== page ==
Tuesday, September 17, 2019

Well-Attended Fourth Annual Constitution Day

The VBA, in conjunction with the Vermont Judiciary and Vermont Law School, organized the Fourth Annual Constitution Day, held at VLS in South Royalton last night. The packed house was rapt as the presenters brought life to this year’s theme of “Free Speech, Free Press, Free Society.” After introductory remarks by VBA Board President, Gary Franklin, each judge, justice and professor attempted to tackle the great weight of the First Amendment in ten-minute segments!

Justice Harold Eaton started the presentation by laying the foundation of the First Amendment and its Vermont corollary.  He remarked about the amendment’s humble origins, including the fact that many thought it to be unnecessary since the Constitution did not give government the right to curtail its people, generally. His presentation continued to build until he read the final draft of the First Amendment aloud.

Continuing on the origins theme, Judge Timothy Tomasi gave the audience a history lesson on the Seditions Act of 1918 and syndicalism laws, which were some of the first formal major encroachments into free speech. Judge Tomasi explained how the United States is unique in its protection of speech, sharing, for example how other countries ban flag burning. After going through the jurisprudence and thought-provoking quotes, he spoke about how the recurring theme was to let the people share ideas and be in charge of their discourse, rather than allow any governmental curtailing of that speech, ultimately choosing free speech over even inciteful speech in times of war.

After providing a warning and apologizing for swearing in the context of one of the cases she discussed, Justice Beth Robinson highlighted a couple of recent Vermont cases on the issue of free speech.  She kept the audience on their toes and laughing as she discussed what must colloquially be known as the “you are not the f***ing NBA” case about an angry parent’s heated exchange with his daughter’s basketball coach. Going through the case law of what constitutes “fighting words,” a potential exception to the free speech doctrine, she explained the Court’s reasoning in overturning a conviction. Using this case and a revenge porn case, Justice Robinson well-illustrated the current state of free speech jurisprudence in Vermont.

Next up was retired Judge Dennis Pearson who was tasked with explaining the history and jurisprudence about free press in under 10 minutes. Rising to the challenge, Judge Pearson covered a considerable amount of weighty material in that time, highlighting some famous quotes and cases along the way. Though containing less imagery than the Vermont free speech cases, it was made clear that the importance of the freedom of press could not be overstated.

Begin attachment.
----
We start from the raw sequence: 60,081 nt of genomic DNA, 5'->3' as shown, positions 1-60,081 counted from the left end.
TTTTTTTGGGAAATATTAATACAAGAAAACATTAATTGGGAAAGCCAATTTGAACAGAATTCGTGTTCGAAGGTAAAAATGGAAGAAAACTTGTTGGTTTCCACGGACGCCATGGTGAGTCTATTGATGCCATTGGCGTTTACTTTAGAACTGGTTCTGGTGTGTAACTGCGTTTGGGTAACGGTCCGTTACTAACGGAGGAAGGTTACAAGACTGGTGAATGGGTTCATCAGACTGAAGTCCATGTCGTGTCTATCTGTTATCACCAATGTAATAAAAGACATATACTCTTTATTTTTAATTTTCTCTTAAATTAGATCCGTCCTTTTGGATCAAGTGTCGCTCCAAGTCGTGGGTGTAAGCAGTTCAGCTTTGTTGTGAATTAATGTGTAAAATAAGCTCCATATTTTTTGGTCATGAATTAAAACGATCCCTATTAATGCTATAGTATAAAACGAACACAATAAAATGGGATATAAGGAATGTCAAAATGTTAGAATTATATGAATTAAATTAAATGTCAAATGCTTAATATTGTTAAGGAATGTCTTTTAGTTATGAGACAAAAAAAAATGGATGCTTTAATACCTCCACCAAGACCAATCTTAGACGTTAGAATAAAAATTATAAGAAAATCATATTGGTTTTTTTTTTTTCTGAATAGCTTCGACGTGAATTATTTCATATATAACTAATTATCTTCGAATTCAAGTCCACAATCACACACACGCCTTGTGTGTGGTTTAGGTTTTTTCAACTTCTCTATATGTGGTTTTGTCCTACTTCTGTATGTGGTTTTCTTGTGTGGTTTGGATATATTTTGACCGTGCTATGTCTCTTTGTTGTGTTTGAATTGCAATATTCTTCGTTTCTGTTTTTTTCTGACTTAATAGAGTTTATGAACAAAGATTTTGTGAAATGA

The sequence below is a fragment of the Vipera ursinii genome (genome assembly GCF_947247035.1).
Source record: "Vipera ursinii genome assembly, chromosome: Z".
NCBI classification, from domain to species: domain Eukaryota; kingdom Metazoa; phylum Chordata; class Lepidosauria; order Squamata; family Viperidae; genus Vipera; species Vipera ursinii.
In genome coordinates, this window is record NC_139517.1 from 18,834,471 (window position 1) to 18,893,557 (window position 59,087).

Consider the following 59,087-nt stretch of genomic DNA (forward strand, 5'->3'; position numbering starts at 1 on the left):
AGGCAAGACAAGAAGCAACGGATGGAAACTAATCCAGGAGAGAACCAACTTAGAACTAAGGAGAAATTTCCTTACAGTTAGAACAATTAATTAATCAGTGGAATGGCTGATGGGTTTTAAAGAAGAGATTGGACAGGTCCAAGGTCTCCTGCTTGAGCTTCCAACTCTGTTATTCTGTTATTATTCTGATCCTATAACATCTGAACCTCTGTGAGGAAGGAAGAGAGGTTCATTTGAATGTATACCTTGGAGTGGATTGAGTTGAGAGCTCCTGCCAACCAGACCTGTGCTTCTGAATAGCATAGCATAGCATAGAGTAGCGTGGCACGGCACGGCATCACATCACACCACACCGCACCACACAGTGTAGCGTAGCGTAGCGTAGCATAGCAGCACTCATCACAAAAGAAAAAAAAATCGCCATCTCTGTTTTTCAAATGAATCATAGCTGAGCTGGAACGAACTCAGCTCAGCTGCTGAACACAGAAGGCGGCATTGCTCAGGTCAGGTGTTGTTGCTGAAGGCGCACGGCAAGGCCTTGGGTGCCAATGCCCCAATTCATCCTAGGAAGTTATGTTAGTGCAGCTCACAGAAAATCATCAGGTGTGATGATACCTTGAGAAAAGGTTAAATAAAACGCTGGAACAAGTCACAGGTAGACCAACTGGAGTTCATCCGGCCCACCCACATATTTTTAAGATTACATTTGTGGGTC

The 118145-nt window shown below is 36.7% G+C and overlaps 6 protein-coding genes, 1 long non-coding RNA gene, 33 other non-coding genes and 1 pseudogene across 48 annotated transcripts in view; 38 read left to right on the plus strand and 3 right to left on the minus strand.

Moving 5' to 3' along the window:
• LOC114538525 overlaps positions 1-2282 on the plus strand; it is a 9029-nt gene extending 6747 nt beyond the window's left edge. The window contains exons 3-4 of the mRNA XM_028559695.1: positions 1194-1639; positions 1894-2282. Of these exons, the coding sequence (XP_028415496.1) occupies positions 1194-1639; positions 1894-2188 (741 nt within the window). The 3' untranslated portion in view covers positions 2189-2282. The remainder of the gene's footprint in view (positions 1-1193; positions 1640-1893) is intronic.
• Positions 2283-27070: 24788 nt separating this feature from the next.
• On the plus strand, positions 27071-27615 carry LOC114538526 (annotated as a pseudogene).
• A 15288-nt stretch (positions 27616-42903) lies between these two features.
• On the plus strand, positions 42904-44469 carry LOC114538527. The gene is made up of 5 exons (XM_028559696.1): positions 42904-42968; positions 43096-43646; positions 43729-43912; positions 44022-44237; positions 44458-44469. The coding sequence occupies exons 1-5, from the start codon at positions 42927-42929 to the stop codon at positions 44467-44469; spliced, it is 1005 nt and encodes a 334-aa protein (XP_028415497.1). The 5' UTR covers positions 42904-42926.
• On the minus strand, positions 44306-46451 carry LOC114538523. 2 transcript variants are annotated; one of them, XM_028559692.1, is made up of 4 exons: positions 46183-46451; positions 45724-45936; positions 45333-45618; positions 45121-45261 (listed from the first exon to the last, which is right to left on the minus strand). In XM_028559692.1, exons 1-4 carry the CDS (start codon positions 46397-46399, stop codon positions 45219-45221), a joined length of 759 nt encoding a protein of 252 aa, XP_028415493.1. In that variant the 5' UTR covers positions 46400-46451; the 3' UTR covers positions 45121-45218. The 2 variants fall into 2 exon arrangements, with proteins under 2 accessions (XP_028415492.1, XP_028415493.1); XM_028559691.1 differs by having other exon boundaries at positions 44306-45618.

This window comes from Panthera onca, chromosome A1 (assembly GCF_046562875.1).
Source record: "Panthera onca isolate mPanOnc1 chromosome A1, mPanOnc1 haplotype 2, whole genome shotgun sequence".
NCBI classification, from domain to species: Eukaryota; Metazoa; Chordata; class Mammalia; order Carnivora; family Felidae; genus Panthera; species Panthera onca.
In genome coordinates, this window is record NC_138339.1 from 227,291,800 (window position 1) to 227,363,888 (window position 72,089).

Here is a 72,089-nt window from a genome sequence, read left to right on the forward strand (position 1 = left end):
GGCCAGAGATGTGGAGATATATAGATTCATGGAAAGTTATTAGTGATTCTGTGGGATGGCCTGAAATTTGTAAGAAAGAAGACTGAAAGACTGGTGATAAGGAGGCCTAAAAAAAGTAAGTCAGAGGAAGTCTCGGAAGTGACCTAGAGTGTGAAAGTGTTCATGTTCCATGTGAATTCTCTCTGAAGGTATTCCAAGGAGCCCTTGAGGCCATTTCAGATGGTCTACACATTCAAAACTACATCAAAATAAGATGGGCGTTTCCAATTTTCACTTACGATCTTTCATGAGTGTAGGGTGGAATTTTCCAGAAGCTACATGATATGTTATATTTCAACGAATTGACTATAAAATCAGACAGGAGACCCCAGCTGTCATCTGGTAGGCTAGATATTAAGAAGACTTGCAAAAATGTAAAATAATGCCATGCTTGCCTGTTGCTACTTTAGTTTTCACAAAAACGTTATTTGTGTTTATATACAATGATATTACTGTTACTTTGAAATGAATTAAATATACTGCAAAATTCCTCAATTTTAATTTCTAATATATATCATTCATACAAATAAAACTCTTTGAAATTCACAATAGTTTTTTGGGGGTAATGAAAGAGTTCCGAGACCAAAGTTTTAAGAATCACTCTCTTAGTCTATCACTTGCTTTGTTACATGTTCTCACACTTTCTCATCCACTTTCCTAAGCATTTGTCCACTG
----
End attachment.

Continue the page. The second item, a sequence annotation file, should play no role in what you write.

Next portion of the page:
Professor Peter Teachout wrapped up the panel presentation by bringing the free speech and press doctrines into the modern digital age. Professor Teachout gave us a primer on the historical protection of the open forum for sharing ideas, noting that modern jurisprudence treats the internet itself as the most critical open public forum today. He encouraged listeners to ponder the impossible question of whether to regulate speech that incites violence in this era of Facebook meet-ups with the sole purpose of organizing violent activity. What was once the question of choosing the people over government, as Judge Tomasi so eloquently laid out, now becomes more complex when a third potential source of speech or press curtailment holds the power, mainly large corporate entities such as Facebook, Google, Twitter and the like.

Many attendees stayed to enjoy the refreshments, speak to the panelists and ponder the First Amendment of the US Constitution. Pocket constitutions were handed out by the VBA, who is extremely grateful to the incredible cast of panel presenters and to VLS for hosting the event. For us, Constitution Day is every day, so please reach out to the VBA if you’d like to present in any of your local schools or community groups about any aspect of the Constitution. We provide materials and pocket constitutions for your presentations!  If you missed the event, don’t fret – VLS has the live stream which will be linked to our website soon, but please enjoy the pictures below in the meantime.

1 comment:

  1. Dennis Pearson should not be honored or allowed to represent Vermont as an authority on Constitutional or ethical practice. His record includes a case in which he forged the contents of the evidence to include matters, evidence and charges which were never articulated and a second case in which he removed the children of a mother without cause or notice on a day she was in court without an attorney. Vermont needs to know that it has elevated people subject to deceit and infantile, apoplectic rages on the order of Yosemite Sam to an office in which defects of this sort have catastrophic and permanent results. Thank God for Freedom of Speech. I'm sure the Bar will appreciate the expansion of their knowledge base.